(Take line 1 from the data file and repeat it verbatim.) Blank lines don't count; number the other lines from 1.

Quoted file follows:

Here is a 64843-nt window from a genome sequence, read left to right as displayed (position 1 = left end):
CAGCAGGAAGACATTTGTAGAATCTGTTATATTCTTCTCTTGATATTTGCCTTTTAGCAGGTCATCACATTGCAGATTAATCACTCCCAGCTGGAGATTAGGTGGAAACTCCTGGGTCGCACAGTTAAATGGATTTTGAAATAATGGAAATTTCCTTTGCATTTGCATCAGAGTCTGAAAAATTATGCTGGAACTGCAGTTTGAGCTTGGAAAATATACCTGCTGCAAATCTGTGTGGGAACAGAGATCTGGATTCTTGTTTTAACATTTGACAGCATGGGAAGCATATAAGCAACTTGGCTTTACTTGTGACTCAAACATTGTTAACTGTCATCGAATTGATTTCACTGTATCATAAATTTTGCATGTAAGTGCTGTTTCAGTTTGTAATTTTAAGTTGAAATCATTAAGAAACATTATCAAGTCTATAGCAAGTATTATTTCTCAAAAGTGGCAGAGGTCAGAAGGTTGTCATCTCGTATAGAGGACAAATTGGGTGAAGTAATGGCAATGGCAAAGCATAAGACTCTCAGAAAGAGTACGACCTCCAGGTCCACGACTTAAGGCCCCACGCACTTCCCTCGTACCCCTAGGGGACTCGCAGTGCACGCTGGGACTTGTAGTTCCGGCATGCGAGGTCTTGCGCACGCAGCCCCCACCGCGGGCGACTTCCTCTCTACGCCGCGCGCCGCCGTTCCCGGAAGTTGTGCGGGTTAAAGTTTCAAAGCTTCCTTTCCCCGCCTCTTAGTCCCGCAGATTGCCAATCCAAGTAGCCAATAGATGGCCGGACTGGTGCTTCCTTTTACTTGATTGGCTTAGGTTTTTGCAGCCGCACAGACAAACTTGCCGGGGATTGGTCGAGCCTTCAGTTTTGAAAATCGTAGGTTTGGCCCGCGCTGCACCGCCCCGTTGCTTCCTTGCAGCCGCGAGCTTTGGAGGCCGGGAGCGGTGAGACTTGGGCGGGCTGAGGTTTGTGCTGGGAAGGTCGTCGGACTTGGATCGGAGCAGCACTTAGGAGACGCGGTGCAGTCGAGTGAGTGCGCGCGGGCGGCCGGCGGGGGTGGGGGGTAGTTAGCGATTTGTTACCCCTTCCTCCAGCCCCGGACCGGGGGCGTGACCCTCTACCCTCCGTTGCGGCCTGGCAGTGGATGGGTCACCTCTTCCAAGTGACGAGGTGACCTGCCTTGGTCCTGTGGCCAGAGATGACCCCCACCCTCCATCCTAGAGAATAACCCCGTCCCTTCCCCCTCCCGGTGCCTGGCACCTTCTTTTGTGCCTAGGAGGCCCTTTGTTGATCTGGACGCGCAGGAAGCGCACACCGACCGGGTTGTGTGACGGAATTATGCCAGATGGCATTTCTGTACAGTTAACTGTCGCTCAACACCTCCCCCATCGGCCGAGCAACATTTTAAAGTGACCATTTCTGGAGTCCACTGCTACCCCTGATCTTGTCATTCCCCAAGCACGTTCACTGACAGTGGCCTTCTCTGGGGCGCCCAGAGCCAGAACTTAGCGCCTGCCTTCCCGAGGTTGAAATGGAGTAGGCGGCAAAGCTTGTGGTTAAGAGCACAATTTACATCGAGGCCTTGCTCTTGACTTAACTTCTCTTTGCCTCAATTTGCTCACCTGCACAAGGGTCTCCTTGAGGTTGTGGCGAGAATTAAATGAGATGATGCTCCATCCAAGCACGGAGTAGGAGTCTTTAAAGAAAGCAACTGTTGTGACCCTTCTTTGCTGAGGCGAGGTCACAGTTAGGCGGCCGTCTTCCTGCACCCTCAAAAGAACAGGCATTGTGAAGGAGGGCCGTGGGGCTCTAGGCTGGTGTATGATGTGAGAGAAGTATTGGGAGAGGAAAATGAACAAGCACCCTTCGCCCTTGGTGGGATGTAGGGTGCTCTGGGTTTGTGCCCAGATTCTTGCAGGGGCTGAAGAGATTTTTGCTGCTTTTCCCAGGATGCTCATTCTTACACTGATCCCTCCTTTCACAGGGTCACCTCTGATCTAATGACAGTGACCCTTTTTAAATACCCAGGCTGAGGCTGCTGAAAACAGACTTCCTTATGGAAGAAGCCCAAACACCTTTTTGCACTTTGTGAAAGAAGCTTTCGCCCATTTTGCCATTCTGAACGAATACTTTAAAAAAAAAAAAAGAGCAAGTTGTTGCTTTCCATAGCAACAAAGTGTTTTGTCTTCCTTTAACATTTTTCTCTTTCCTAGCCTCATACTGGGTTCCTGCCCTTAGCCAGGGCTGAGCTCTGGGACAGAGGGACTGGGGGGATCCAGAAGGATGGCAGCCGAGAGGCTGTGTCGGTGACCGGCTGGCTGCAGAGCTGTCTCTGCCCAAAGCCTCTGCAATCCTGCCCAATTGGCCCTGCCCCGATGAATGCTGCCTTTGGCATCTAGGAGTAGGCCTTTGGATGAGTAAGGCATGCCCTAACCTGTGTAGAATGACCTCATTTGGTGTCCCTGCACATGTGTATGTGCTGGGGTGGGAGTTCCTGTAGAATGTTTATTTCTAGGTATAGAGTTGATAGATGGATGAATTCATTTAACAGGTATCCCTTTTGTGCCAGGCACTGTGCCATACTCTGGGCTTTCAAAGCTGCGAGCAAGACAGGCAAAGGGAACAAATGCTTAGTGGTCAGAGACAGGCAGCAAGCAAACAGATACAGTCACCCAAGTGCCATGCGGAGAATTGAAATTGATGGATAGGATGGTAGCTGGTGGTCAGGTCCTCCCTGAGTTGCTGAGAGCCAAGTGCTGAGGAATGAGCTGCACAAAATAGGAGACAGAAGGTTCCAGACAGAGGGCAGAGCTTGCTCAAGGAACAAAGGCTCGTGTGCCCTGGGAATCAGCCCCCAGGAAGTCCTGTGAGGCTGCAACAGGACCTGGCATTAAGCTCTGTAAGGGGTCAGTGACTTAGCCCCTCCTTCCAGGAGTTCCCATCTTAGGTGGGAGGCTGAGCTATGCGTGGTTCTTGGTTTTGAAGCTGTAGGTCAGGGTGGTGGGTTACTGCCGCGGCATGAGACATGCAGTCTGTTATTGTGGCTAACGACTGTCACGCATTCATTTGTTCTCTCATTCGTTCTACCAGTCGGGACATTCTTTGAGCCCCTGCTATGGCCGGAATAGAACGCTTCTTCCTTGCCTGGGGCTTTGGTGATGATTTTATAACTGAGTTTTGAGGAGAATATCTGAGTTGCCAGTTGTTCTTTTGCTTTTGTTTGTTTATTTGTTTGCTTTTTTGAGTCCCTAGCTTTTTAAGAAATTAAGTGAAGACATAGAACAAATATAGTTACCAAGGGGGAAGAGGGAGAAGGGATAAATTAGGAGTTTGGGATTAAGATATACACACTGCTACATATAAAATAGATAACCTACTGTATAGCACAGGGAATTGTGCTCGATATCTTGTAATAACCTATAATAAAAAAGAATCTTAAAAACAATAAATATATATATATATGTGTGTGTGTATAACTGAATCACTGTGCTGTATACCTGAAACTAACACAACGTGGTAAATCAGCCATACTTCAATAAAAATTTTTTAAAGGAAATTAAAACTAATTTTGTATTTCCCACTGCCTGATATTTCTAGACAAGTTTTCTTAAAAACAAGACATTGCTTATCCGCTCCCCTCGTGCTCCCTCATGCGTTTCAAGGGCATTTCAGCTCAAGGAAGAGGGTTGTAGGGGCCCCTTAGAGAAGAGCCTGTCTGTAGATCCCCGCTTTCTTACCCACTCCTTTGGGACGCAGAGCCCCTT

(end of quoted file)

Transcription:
Here is a 64843-nt window from a genome sequence, read left to right as displayed (position 1 = left end):